Democratic Rep. Annie Kuster, who represents New Hampshire’s 2nd Congressional District, weighed in as well, writing “every woman deserves the ability to make her own health care choices – not the government, not her employers, and not state legislators. I applaud the Supreme Court for standing up for the right of every woman across the country with this ruling.”
But it was a very different message from the only Republican member of New Hampshire’s congressional delegation, Frank Guinta.
The congressman from the 1st CD wrote “as we saw in Philadelphia, where Kermit Gosnell committed unspeakable violence against babies and their mothers, abortion facilities must meet basic health and safety standards. Today’s Court decision removes common-sense provisions written to protect the safety and well being of the woman. Liberal justices granted abortion clinics a dangerous degree of latitude that our society would never permit for similar medical practices.”
Ruling impacts gubernatorial battle
The decision by the high court justices preceded by two days a showdown on the five member New Hampshire Executive Council over state funding for Planned Parenthood of Northern New England, a vote that is front and center in the race for the Corner Office.
At stake, a $549,000 contract for PPNNE that was rejected last summer by the council. Councilor Chris Sununu, who had previously voted in favor of the contract, joined the two other Republican members of the council, Joe Kenney and David Wheeler in voting against the contract.
Democratic Councilors Colin Van Ostern and Chris Pappas voted in favor of the contract.
Van Ostern and Sununu are now both running for governor. On Friday Van Ostern put out a statement urging Sununu to vote in favor of the contract.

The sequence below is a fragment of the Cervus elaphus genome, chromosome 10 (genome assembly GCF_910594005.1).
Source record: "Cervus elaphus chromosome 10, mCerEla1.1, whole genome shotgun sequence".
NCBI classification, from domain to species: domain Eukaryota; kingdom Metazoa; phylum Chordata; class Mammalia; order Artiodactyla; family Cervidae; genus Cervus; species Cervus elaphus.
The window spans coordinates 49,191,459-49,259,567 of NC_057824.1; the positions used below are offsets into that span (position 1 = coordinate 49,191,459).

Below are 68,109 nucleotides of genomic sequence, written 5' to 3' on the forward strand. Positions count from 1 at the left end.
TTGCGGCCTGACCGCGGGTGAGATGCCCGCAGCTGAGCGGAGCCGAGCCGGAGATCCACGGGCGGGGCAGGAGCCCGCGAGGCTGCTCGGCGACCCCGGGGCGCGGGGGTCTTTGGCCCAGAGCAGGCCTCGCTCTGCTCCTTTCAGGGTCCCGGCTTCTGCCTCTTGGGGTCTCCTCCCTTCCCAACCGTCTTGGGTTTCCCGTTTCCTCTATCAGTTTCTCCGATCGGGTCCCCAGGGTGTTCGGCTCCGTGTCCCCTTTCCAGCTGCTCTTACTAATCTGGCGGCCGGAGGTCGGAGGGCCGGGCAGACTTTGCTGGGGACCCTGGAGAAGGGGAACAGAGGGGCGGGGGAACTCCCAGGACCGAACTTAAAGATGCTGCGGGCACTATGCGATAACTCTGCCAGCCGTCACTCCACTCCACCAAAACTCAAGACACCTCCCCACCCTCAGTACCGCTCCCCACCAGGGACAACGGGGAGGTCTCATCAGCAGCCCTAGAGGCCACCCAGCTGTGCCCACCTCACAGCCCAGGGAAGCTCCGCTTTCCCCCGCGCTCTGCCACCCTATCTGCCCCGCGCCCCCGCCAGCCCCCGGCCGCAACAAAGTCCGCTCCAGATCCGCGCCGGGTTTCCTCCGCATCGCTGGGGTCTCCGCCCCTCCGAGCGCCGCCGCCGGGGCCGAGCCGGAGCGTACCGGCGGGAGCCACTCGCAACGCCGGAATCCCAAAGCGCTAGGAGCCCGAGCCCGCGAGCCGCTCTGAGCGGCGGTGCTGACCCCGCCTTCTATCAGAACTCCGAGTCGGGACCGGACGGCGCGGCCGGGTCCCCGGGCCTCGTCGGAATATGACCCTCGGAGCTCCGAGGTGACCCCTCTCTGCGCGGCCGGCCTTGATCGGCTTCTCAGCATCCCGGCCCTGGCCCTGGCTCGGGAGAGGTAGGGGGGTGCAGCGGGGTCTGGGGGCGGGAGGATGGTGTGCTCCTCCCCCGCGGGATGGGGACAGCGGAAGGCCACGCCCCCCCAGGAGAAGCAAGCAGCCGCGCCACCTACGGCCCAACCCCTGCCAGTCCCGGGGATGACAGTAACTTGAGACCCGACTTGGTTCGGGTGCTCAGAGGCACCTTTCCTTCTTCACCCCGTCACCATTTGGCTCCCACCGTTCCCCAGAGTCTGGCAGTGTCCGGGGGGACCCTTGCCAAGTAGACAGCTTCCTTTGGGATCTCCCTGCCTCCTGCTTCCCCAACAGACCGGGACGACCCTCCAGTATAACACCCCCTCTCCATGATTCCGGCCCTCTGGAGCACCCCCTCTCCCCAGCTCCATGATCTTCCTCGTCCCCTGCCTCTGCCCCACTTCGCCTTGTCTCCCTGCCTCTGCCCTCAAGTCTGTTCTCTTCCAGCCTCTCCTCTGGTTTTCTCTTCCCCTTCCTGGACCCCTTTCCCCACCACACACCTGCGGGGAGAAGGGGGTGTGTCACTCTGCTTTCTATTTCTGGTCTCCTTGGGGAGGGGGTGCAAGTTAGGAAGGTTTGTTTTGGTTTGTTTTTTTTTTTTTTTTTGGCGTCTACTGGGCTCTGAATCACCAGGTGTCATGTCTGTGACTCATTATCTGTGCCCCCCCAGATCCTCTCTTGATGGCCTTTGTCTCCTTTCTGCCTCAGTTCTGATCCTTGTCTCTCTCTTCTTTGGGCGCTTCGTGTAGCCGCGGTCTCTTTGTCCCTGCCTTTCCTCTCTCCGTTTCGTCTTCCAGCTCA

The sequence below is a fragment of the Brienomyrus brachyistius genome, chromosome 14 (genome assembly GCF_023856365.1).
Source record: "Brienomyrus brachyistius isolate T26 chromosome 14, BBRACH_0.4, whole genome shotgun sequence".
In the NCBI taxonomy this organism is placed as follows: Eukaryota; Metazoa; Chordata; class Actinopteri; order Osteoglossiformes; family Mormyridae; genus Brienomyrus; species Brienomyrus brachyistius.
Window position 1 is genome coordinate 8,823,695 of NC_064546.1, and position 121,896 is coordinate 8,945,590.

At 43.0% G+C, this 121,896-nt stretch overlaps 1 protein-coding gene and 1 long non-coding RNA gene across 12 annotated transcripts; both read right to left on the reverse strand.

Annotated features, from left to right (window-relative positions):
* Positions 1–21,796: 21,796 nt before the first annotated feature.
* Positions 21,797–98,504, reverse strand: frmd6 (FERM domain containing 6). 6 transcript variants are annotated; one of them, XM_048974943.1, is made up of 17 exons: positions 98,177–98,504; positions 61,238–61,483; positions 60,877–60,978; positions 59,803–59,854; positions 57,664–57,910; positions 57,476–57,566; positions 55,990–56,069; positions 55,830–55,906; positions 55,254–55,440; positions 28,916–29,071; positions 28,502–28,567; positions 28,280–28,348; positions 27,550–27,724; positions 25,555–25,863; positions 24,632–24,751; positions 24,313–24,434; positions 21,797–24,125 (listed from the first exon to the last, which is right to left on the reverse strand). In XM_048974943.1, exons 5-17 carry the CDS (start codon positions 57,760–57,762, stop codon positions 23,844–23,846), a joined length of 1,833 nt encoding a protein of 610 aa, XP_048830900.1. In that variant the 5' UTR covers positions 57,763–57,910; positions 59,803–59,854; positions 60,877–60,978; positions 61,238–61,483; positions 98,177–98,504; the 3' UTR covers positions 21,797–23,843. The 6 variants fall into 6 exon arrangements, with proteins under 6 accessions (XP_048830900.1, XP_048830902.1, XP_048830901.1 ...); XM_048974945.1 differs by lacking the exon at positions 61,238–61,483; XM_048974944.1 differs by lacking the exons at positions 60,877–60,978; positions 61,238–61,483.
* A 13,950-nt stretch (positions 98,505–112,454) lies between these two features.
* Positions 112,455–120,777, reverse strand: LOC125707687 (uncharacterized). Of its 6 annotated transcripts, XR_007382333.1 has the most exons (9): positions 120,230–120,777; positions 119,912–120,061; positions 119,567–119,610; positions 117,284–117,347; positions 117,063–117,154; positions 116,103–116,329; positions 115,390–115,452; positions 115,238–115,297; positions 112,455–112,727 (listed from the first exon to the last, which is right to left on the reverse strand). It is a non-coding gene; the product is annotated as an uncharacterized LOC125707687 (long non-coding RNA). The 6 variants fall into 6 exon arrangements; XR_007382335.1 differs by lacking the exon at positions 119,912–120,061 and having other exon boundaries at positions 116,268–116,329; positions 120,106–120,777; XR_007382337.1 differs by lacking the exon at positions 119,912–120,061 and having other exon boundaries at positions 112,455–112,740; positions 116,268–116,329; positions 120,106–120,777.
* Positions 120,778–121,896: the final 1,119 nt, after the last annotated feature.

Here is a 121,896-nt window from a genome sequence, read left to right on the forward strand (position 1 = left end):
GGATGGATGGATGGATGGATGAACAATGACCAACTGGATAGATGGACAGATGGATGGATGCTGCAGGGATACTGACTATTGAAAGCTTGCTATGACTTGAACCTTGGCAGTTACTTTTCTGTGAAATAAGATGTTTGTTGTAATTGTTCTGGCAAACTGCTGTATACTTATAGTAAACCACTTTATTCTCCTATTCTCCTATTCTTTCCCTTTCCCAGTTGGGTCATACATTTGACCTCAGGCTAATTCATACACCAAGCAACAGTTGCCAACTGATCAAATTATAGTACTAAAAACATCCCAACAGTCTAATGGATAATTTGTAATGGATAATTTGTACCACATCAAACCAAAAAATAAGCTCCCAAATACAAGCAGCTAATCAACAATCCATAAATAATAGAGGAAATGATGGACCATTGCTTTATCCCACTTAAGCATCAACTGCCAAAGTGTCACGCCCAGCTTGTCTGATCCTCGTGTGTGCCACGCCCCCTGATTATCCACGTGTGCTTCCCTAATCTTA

On Monday, reacting to the Supreme Court decision, Van Ostern wrote "on Wednesday, New Hampshire's Executive Council now has the chance to follow the Supreme Court's lead by restoring state funding for birth control, cancer screenings, and annual exams that was shut off last summer by Chris Sununu and two other men despite its broad bipartisan support. It's time to right this wrong and restore these funds."
Sununu said on Monday that “I’m in the process of reviewing the proposed contract and continuing to talk and listen to people on the matter. As I’ve always done, I will cast my vote on Wednesday with the best interest of my constituents in mind.”
For the second time in four days Manchester Mayor Ted Gatas, a rival for the GOP gubernatorial nomination, fired away at Sununu.
“Councilor Chris Sununu has repeatedly voted for state contracts that provided tax dollars to Planned Parenthood. He flip-flopped his position in recent months only after he began to think about running for governor. Now he is refusing to say how he will vote on a similar contract before the Executive Council this week – raising concerns that he is preparing to change his position again,” Gatsas wrote.
“New Hampshire doesn’t need timid politicians who hide from tough questions and refuse to give their positions on important issues. Councilor Sununu has had plenty of time to review this contract and he needs to pledge that he will vote against taxpayer funding for Planned Parenthood,” he added.
Meanwhile, Democratic gubernatorial candidate Mark Connolly urged Sununu to vote in favor of the contract.
“When the health of tens of thousands of Granite Staters—and their access to safe, affordable care—is at stake, there’s only one way to vote,” Connolly wrote. “That's why I urge the Executive Council to approve this critical funding for Planned Parenthood. Earlier today, I sent an open letter to my councilor, Chris Sununu, laying out the case for this contract and noting my expectation that he will do the right thing and vote to support it, along with his fellow councilors.